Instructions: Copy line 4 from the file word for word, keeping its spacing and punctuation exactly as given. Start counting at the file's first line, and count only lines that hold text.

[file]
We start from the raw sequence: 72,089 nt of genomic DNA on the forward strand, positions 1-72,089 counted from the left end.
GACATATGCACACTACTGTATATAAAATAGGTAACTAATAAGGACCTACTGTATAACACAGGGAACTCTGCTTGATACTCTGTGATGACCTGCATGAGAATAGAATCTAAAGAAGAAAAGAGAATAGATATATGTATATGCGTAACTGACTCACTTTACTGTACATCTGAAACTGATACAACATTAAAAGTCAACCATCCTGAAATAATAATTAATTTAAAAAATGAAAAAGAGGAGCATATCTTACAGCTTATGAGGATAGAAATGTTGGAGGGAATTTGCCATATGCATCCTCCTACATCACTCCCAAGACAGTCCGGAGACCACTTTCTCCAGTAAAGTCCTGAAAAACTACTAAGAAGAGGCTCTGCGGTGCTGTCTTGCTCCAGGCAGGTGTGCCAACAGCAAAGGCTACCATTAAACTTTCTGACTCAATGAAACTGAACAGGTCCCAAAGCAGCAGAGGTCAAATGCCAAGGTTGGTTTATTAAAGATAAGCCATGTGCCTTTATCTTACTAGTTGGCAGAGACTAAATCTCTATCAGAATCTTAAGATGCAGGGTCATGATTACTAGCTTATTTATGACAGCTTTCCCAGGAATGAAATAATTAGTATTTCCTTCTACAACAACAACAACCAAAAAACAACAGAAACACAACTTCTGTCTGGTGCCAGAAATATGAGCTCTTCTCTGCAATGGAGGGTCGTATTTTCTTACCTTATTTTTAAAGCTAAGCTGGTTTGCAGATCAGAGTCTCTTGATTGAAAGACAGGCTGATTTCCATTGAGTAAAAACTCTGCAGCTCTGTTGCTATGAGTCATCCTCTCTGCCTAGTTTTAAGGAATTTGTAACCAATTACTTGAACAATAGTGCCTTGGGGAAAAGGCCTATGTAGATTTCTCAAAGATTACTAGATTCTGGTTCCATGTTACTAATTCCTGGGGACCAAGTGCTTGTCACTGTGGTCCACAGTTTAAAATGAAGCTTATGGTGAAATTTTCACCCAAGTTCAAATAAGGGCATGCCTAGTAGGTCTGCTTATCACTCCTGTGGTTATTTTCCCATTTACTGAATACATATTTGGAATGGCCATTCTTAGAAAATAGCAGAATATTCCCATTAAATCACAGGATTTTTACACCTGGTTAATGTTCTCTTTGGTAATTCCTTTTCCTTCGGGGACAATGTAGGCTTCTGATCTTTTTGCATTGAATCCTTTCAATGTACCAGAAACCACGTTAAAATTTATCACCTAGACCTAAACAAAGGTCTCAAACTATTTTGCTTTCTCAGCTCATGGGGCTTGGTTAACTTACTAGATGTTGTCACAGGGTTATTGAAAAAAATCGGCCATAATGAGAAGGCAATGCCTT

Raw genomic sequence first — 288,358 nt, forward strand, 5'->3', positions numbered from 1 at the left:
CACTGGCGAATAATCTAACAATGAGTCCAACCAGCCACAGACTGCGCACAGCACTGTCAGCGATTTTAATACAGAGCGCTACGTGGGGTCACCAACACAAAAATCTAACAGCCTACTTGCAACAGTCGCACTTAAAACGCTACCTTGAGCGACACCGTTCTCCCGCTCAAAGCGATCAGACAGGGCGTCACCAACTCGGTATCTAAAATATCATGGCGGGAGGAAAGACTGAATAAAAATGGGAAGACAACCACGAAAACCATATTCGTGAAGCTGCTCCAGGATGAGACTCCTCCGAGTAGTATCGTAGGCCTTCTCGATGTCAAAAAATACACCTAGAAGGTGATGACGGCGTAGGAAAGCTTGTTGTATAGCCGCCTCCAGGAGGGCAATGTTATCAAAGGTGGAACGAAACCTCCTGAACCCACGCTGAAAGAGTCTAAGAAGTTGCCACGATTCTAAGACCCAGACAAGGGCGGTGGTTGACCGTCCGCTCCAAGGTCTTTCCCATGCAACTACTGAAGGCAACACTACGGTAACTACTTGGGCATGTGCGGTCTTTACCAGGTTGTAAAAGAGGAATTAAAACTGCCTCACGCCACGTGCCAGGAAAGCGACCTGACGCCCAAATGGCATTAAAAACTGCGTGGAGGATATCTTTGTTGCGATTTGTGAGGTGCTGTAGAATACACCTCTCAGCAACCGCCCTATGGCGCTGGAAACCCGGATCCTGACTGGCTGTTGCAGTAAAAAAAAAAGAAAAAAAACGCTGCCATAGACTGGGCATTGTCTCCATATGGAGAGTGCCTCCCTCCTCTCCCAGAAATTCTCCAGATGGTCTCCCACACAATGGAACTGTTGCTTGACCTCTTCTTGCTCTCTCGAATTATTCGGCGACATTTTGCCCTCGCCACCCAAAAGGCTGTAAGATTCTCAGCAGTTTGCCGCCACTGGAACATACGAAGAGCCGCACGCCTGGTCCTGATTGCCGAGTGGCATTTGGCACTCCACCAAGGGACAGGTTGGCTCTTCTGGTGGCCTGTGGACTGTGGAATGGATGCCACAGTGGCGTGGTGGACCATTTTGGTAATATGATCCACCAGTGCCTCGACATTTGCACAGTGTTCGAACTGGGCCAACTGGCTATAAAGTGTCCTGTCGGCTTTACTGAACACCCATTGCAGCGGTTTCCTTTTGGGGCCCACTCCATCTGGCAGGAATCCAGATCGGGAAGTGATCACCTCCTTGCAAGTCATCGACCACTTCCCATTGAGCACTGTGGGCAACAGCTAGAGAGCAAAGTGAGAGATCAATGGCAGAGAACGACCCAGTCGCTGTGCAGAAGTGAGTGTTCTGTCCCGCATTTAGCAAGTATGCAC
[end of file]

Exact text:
CACTGGCGAATAATCTAACAATGAGTCCAACCAGCCACAGACTGCGCACAGCACTGTCAGCGATTTTAATACAGAGCGCTACGTGGGGTCACCAACACAAAAATCTAACAGCCTACTTGCAACAGTCGCACTTAAAACGCTACCTTGAGCGACACCGTTCTCCCGCTCAAAGCGATCAGACAGGGCGTCACCAACTCGGTATCTAAAATATCATGGCGGGAGGAAAGACTGAATAAAAATGGGAAGACAACCACGAAAACCATATTCGTGAAGCTGCTCCAGGATGAGACTCCTCCGAGTAGTATCGTAGGCCTTCTCGATGTCAAAAAATACACCTAGAAGGTGATGACGGCGTAGGAAAGCTTGTTGTATAGCCGCCTCCAGGAGGGCAATGTTATCAAAGGTGGAACGAAACCTCCTGAACCCACGCTGAAAGAGTCTAAGAAGTTGCCACGATTCTAAGACCCAGACAAGGGCGGTGGTTGACCGTCCGCTCCAAGGTCTTTCCCATGCAACTACTGAAGGCAACACTACGGTAACTACTTGGGCATGTGCGGTCTTTACCAGGTTGTAAAAGAGGAATTAAAACTGCCTCACGCCACGTGCCAGGAAAGCGACCTGACGCCCAAATGGCATTAAAAACTGCGTGGAGGATATCTTTGTTGCGATTTGTGAGGTGCTGTAGAATACACCTCTCAGCAACCGCCCTATGGCGCTGGAAACCCGGATCCTGACTGGCTGTTGCAGTAAAAAAAAAAGAAAAAAAACGCTGCCATAGACTGGGCATTGTCTCCATATGGAGAGTGCCTCCCTCCTCTCCCAGAAATTCTCCAGATGGTCTCCCACACAATGGAACTGTTGCTTGACCTCTTCTTGCTCTCTCGAATTATTCGGCGACATTTTGCCCTCGCCACCCAAAAGGCTGTAAGATTCTCAGCAGTTTGCCGCCACTGGAACATACGAAGAGCCGCACGCCTGGTCCTGATTGCCGAGTGGCATTTGGCACTCCACCAAGGGACAGGTTGGCTCTTCTGGTGGCCTGTGGACTGTGGAATGGATGCCACAGTGGCGTGGTGGACCATTTTGGTAATATGATCCACCAGTGCCTCGACATTTGCACAGTGTTCGAACTGGGCCAACTGGCTATAAAGTGTCCTGTCGGCTTTACTGAACACCCATTGCAGCGGTTTCCTTTTGGGGCCCACTCCATCTGGCAGGAATCCAGATCGGGAAGTGATCACCTCCTTGCAAGTCATCGACCACTTCCCATTGAGCACTGTGGGCAACAGCTAGAGAGCAAAGTGAGAGATCAATGGCAGAGAACGACCCAGTCGCTGTGCAGAAGTGAGTGTTCTGTCCCGCATTTAGCAAGTATGCAC